Have you ever wondered what does a special education teacher do? I have discovered that some assume they know but most people really don’t have a clue about what exactly we do.
What Does a Special Education Teacher Do
I’ll admit it, back when I first accepted and posted that I was a new special education teacher, I assumed that I knew what all my new job would entail. Having been a teacher before (on the general education side), I had some preconceived notions about this job. Since starting my job, I’ve realized that I may have been too quick to judge the special ed teachers I knew. Plus, I have had several people in my life ask me what does a special education teacher do. As in, they have no clue what my job entails. So, I figured if people were asking me in real life, then perhaps the people online might be wondering too. Well, wonder no more. Let me tell you.
- Co-teach: I have found that this is one of the biggest complaints gen ed teachers have about special ed teachers. Some want us to come in and takeover the class by teaching lessons while others want us to remain quiet while in their classroom. Basically though, we are in someone else’s classroom for a period, primarily to serve and meet the needs (accommodations) of the kids with IEPs (Individualized Education Programs). Some people disagree on the amount of teaching (or help) I am supposed to provide to the other students. I was taught to believe that I am there to teach ALL students (there isn’t a MY kids versus YOUR kids thing with me). However, old school teachers tend to believe the opposite. This is also leads me to my next big thing…
- Co-plan: It would be awesome if I had my planning period at the same time as all of my teachers. However, I don’t. So, that makes this part difficult, which in turn makes the above bullet point hard to carry out. Essentially, this is the time in which we discuss what the classroom teacher has planned and any possible modifications we need to make for my class as well as what I need to do. Although, this time can also be used to discuss students’ progress or difficulties we need to address.
- Look over IEPs and make sure they are being followed: This is more of an ongoing thing, to be honest. I have some kids on my caseload, as I’m the case manager. So, it’s up to me to get up-to-date on their status *see below. However, it’s also my responsibility to make sure their accommodations are being followed in the classroom that I’m in. For instance, I might have to read aloud a test to a student because it’s written in their program that they will receive assessments on a read aloud basis. So, it’s up to me (primarily) to know these students’ programs and carry them out with modifications as needed.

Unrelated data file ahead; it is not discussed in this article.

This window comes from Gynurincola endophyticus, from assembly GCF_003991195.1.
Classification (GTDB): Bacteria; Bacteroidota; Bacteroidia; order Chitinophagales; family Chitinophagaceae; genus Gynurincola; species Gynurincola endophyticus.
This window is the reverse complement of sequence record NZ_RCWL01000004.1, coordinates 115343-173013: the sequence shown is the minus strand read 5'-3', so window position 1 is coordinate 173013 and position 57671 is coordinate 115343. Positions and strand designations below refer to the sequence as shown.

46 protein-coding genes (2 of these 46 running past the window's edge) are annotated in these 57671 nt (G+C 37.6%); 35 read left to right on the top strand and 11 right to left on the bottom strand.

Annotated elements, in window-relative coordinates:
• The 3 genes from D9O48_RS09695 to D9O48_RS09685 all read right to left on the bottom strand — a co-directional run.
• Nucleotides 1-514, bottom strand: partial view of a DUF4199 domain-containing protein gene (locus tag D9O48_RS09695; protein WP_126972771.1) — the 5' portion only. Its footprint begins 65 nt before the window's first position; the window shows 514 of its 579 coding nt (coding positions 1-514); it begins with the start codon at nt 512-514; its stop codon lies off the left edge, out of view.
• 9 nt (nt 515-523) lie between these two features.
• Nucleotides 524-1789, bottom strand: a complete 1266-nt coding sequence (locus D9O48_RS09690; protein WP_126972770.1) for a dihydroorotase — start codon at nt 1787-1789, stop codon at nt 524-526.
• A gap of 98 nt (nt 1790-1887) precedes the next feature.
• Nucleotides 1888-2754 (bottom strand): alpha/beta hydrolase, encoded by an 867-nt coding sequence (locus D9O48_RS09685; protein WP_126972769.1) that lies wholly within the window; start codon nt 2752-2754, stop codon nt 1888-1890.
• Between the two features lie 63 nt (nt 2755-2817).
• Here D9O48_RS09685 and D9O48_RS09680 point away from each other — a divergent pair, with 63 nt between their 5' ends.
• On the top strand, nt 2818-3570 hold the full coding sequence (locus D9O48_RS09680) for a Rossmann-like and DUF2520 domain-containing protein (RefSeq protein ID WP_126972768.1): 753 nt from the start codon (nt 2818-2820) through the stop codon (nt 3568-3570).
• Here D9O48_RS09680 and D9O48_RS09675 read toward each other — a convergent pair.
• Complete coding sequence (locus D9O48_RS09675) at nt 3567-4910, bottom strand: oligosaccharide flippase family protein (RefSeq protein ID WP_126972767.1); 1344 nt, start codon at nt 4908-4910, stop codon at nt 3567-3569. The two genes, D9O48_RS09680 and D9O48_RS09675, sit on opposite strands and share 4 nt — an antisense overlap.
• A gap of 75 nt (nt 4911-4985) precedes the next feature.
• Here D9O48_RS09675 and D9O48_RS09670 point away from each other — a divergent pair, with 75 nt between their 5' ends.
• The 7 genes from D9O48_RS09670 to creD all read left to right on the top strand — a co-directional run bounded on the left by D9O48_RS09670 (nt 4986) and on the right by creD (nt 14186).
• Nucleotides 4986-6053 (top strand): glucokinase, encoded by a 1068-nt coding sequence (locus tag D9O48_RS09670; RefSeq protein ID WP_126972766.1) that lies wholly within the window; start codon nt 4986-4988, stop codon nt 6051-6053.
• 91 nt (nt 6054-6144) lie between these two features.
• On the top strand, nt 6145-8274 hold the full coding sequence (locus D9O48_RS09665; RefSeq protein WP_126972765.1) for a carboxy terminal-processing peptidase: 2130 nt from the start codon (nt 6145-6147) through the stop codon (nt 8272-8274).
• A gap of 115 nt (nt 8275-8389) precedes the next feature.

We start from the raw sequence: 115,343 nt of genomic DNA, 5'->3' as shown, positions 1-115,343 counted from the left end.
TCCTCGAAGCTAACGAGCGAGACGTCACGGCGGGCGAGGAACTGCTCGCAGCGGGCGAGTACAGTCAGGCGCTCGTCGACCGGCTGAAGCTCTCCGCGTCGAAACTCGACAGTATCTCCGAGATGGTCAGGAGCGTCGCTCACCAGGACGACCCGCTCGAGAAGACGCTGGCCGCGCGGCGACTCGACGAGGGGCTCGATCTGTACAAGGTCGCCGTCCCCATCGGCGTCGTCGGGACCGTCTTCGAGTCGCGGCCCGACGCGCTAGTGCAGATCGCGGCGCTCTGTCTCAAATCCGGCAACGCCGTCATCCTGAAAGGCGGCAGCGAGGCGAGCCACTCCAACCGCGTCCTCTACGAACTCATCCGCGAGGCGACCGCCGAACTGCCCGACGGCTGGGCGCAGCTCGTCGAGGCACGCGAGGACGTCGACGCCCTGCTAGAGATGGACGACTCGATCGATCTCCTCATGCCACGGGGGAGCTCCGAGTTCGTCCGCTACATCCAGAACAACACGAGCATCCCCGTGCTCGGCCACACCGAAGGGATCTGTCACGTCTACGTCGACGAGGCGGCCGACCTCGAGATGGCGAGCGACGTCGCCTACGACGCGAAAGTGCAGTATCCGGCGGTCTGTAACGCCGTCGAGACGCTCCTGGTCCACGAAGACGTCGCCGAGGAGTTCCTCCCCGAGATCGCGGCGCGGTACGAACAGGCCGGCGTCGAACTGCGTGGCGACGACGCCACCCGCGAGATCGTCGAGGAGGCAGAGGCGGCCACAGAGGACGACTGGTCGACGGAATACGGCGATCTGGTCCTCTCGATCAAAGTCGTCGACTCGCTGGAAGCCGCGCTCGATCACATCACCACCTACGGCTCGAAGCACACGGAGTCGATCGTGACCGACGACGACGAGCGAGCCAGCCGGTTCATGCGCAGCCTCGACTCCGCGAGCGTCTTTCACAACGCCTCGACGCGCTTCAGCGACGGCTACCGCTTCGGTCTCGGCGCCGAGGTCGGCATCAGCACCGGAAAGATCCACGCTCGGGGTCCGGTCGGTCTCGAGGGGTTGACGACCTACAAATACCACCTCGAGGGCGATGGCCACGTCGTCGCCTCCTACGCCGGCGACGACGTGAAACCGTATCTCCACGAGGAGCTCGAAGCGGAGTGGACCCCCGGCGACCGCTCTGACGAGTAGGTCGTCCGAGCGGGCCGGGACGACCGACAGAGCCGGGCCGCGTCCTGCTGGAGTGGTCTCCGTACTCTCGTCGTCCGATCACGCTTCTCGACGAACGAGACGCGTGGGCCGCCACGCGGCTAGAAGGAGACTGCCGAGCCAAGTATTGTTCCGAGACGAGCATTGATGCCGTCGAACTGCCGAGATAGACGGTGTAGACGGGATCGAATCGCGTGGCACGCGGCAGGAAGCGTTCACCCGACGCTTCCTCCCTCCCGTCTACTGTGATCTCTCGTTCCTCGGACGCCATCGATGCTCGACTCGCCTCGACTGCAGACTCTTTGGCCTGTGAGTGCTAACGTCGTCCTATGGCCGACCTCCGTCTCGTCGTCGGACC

- Make phone calls: This has to be one of my least favorite tasks as of late. Sometimes, it’s a nice phone call where I just check-in with the parent to see if they have any concerns. Other times, it’s me following up on a complaint someone has made and then the parent is anything from disgruntled to downright rude.
- Respond to emails: This is right up there with phone calls, but I prefer them to the phone because I can do it quickly and make a better (well-thought out) response to someone. Plus, it’s way easier to document as I just hit print after I’ve responded.
- Check-in on students: This includes checking in with the teachers of the students on my caseload to see how they are doing, checking in with parents, and meeting with kids to see how they are doing.
- Document everything: This one is becoming more and more of a time suck for me. I was told recently “Document it or it didn’t happen.” This is somewhat of a cover your butt thing, in case someone complains or checks up on us. However, every time I make a phone call, I write it down (the date and time and what the conversation was about). Every time I email a parent (or sometimes a teacher), I save a copy in my email and I print out the string of emails. I document whenever I meet with parents, teachers, or students. Then, I place these papers into the file I have for my students. So, if someone comes in and asks what I’ve done to help a student or to communicate with parents, I can pull out that child’s file and provide documentation of everything.
- Have patience: Lots of people assume that one needs a great deal of patience to be a special ed teacher. They would be right, but I would say they are incorrect on the reasons. Most would assume it’s patience for the children. However, the students I work with don’t try my patience much (if at all). It tends to be the adults involved that stress me out. So, I’ll agree that I get stressed and have to keep trying different things, but it’s usually to satisfy an adult involved, not the student.
- Write IEPs: Notice that this is last on my list. Most people assume that all I do is write IEPs for students. However, it’s only a small part of my job. Yes, I re-write them and check on students’ eligibility for receiving services, but as you can see, it’s not all that I do.
Whew. That was a lot to type. As you can now (hopefully) see, what does a special education teacher do is not an easy question to answer.